Friday, March 20, 2009

Boys and Girls

Mina had finished cleaning the kitchen, dusting, and vacuuming with about 10 minutes to spare.  She headed upstairs to put on a bra and deodorant and brush her teeth.  Larry was in the shower.

"Hey, come on in, the water's fine," he tempted.

"Sorry.  My visiting teachers will be here at 10," was the matter-of-fact reply.

"And we'll never know if we're in the shower."

Monday, March 16, 2009

Owa Tagoo Siam

Have you ever done this singing exercise?  It's really a joke, demonstrating proper diction.  Sing it long and stretched out, all on the same note, connecting the syllables.  That will give you the punch-line.  And the proper title of this post.

#1 is preparing for high school next year.  This is not necessarily the straight-forward process that it is for most kids.  (Read why here.)  So we got an email last week stating that the transition meeting would be held at the high school on the 16th and 17th from 8am to 3pm.  The two-day time frame of the meeting led me to believe that this was open-registration style.  Which made some sense, because that's pretty much what we're doing.

So first thing this morning, with a sick #2 at home with dad, who was now also responsible for making sure the little kids exited the house in time for their bus, #1 and I headed over to the middle school to check out and then to the high school.

Reaching the HS office, the secretary greeted us in a slightly confused fashion.  She's usually notified about the transition appointments.  Uh-oh.  Appointments.  I didn't actually have an appointment--just this meeting time.  But I was positive it was today--the 16th and 17th.  I was trying to imagine what dates I could have confused them with, but we are on spring break the 26th and 27th and I only received the notification on the 10th.  She called the HS resource person.  No answer.  The vice-principal answered, but had no good information.  She tried to call the middle school resource person.  No answer.  So she very kindly said, "Wait here.  I'm going on a walk."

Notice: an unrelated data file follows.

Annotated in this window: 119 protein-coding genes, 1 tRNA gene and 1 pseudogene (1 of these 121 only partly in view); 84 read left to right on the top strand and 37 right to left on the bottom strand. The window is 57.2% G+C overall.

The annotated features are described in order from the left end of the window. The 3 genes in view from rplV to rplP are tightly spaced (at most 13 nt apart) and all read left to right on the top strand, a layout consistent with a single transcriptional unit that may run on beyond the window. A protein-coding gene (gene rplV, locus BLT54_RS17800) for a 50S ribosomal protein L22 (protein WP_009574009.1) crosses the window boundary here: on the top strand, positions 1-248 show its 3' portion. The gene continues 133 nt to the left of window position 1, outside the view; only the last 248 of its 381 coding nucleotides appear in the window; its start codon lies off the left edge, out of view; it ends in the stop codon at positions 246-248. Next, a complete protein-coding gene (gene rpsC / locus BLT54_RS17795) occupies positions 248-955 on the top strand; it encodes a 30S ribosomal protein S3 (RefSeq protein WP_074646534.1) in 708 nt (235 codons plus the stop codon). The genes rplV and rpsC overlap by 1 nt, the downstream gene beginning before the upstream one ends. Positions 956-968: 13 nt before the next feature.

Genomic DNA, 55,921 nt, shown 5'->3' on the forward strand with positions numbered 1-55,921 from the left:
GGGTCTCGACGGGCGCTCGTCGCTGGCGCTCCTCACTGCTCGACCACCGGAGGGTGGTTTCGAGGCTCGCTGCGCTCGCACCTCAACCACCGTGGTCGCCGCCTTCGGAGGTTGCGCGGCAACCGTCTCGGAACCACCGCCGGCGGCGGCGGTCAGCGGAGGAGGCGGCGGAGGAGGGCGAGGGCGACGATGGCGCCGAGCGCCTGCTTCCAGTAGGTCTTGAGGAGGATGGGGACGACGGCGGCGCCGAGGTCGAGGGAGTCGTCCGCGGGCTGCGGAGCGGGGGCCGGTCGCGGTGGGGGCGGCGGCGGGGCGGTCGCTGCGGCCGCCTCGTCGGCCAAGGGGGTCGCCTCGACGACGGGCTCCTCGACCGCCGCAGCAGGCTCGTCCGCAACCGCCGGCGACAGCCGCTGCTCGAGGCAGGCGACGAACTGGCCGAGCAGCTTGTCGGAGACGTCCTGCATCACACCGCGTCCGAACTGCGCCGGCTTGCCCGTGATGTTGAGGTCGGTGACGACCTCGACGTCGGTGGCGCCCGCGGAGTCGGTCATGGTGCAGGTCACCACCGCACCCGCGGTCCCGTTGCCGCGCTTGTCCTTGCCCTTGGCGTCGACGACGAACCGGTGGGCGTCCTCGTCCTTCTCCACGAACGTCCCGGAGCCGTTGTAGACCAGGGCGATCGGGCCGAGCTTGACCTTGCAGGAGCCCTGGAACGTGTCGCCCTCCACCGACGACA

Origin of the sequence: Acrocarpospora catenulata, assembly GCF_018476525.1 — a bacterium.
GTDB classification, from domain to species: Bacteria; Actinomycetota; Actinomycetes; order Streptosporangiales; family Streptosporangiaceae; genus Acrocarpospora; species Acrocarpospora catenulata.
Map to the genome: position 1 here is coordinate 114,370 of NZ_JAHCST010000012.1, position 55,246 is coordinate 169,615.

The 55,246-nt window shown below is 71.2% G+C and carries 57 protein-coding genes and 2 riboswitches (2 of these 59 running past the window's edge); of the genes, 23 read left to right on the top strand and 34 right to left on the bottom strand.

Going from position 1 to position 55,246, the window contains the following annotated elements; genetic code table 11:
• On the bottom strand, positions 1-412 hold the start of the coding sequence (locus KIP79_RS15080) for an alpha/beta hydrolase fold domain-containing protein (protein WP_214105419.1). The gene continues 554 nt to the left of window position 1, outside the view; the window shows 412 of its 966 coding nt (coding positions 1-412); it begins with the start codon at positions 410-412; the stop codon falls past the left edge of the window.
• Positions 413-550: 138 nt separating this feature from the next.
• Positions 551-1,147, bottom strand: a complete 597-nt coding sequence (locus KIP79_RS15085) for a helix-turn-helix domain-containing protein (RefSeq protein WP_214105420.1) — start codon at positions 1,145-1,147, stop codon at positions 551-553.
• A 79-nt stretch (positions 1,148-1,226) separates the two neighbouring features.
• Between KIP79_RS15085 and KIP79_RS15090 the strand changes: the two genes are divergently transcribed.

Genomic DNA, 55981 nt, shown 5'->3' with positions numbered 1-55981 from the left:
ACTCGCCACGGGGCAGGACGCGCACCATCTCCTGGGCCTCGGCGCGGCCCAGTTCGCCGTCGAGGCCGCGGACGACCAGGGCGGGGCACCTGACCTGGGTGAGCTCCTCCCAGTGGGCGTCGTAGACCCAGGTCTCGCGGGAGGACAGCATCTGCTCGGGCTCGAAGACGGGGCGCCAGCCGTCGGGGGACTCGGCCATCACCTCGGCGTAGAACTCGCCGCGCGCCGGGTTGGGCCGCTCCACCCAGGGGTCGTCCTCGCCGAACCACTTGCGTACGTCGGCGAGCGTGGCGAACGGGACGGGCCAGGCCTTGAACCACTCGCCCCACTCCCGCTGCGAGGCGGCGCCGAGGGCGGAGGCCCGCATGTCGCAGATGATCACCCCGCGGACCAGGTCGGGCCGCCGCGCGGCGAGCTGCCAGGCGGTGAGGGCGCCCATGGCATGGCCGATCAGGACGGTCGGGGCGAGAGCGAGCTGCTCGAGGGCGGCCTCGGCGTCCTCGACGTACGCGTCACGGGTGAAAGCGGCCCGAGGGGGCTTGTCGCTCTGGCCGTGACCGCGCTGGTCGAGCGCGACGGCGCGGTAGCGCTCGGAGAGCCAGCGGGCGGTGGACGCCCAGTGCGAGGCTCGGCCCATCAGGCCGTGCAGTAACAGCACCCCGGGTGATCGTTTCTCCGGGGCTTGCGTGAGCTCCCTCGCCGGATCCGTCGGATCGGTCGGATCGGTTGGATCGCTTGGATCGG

I decided to call Larry to have him check my email.  Machine.  But he called me back quickly at which point I was glared at, likely because of the sign on the office door that reads: No Cell Phones.  I answered anyway, and Larry began to read over the email, "blah-blah-blah, blah-blah-blah, April 16th and 17th."  What?  April?  Really?  Oh my goodness.  I am SUCH a dork.

So now, I had to explain to the student office assistant the situation, sending my apologies to the secretary through her.  I had to take #1 back to the middle school to check her in and explain there how I got the wrong month.  Talk about embarrassing.  It was in fact, a runner-up for a most embarrassing moment, except that everyone involved was so darned nice about it.  I'd made a comment to #1 in the car about what an idiot I am, and she even replied, "Mom, you're not an idiot!"  I appreciated the vote of confidence, but I must admit that in my head I vehemently disagreed.

At least I mistook the month for one earlier, rather than one later.  I'd rather look like an air-head than an uninvolved, unconcerned parent.

Tuesday, March 10, 2009

Even New Music Makes Me Feel Old

So I have a little bit of a thing for John Mayer.  It's mostly the guitar playin' and the sexy voice and all.  What can I say, I have a history of falling for guitarists with sexy voices.  Ask Larry.

Many mornings as the kids are eating breakfast and I am making lunches, Room for Squares is playing over our marvelous sound system.  (Yes, it is the first album, but it is still my favorite.)  He's also frequently on throughout the day right now in a little of a rotation with Ray LaMontagne, Paul McCartney's Flaming Pie album, and the occasional Carly Simon.  I'm in a mellow music mood at the moment.

I also have this slight internet compulsion.  Maybe you've noticed.  When I read on Erin's blog about John Mayer's Twitter page, I enthusiastically signed right up.  I don't check it out often.  But it's a little interesting.  I sometimes wonder if he's trying to sound more deep than he is, in a random sort of fashion.  (Randomness is difficult, by definition, to create.  A lot of bloggers try.  For most, it's not a great idea.)   That's probably just me being skeptical.  Well, tonight I read this twittered gem: